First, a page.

Dumping Dredge Material in Lake Erie Should Be Prevented
The Nature Conservancy supports Ohio EPA’s decision to reject open lake disposal
COLUMBUS, OH | April 14, 2014
The Nature Conservancy supports the Ohio EPA’s decision to deny a request by the U.S. Army Corps of Engineers to use the open waters of Lake Erie as a dumping ground for dredge material from the Cuyahoga River.
The EPA announced Monday that it has denied a request by the Corps for open water disposal of the waste, which is created when the bottom of the Cuyahoga is dredged to maintain open channels for shipping. The EPA directed the Corps to use confined disposal facilities for the sediment, which the agency said the Corps has used since the 1970s.
This method of disposal would be more protective of the environment, said John Stark, freshwater director for the Conservancy’s Ohio program.
“The Conservancy shares the Ohio EPA’s concerns that open-lake disposal would potentially result in an increase in PCB bio-accumulation in the Lake Erie food web, endangering the state’s prolific fisheries, wildlife and bird habitats, and public health,” Stark said.
Toxins like PCB can move through the food chain and eventually accumulate in the flesh of fish, and could threaten the Lake Erie fishery, which is worth at least $800 million annually and is at the heart of the $11.5 billion Lake tourism industry.
“Lake Erie is an environmental, recreational, and economic asset to the state that should be protected to assure its ongoing viability to provide those opportunities for all Ohioans,” Stark said. “It is our understanding that Congress has directed the USACE to dispose of sediments in the least costly manner, which can be a constraint in their decision-making process, but the health of the public, environment and wildlife should be considered as part of that cost.”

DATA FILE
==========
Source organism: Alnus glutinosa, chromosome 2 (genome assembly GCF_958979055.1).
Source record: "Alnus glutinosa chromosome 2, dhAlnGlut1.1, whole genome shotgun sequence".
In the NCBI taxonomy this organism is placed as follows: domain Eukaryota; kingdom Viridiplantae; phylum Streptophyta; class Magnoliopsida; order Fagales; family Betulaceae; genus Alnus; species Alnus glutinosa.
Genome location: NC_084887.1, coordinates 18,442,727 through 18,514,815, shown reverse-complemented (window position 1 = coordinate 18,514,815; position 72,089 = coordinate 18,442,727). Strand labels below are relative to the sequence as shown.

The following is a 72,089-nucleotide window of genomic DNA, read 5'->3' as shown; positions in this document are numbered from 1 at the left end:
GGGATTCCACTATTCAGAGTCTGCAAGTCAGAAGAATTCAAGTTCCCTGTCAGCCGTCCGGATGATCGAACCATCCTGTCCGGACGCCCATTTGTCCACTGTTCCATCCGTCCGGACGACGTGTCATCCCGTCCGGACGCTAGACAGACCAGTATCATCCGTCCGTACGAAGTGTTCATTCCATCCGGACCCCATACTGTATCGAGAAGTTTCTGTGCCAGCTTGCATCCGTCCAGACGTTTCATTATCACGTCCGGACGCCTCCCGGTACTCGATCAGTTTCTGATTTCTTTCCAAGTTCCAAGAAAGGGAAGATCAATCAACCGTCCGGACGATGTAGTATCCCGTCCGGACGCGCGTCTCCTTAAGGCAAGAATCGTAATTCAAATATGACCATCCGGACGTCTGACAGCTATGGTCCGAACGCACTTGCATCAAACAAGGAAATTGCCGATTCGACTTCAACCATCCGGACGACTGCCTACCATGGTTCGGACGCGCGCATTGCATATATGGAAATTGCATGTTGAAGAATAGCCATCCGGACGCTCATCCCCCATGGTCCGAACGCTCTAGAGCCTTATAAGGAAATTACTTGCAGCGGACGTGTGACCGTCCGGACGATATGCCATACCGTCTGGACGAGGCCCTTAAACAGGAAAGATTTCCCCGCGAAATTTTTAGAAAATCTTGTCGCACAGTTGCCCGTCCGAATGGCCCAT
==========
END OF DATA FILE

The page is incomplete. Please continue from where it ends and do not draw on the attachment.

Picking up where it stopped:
As an alternative to confined disposal facilities, the Corps could also explore beneficial re-use of some of the sediments in the dredge material, the Conservancy said in a letter to the EPA supporting the agency’s decision. The Conservancy offered to work with the EPA, the Corps, and other stakeholders to assess alternatives to open lake disposal and with federal officials to provide the Corps additional flexibility in dealing with the challenges of dredged materials.
“We support additional research into the feasibility of alternative methods of disposal, including using the sediment to create coastal habitat, which could benefit the environment and the public,” said the letter, signed by Josh Knights, the Conservancy’s executive director in Ohio.
The Nature Conservancy is a leading conservation organization working around the world to conserve the lands and waters on which all life depends. The Conservancy and its more than 1 million members have protected nearly 120 million acres worldwide. Visit The Nature Conservancy on the Web at www.nature.org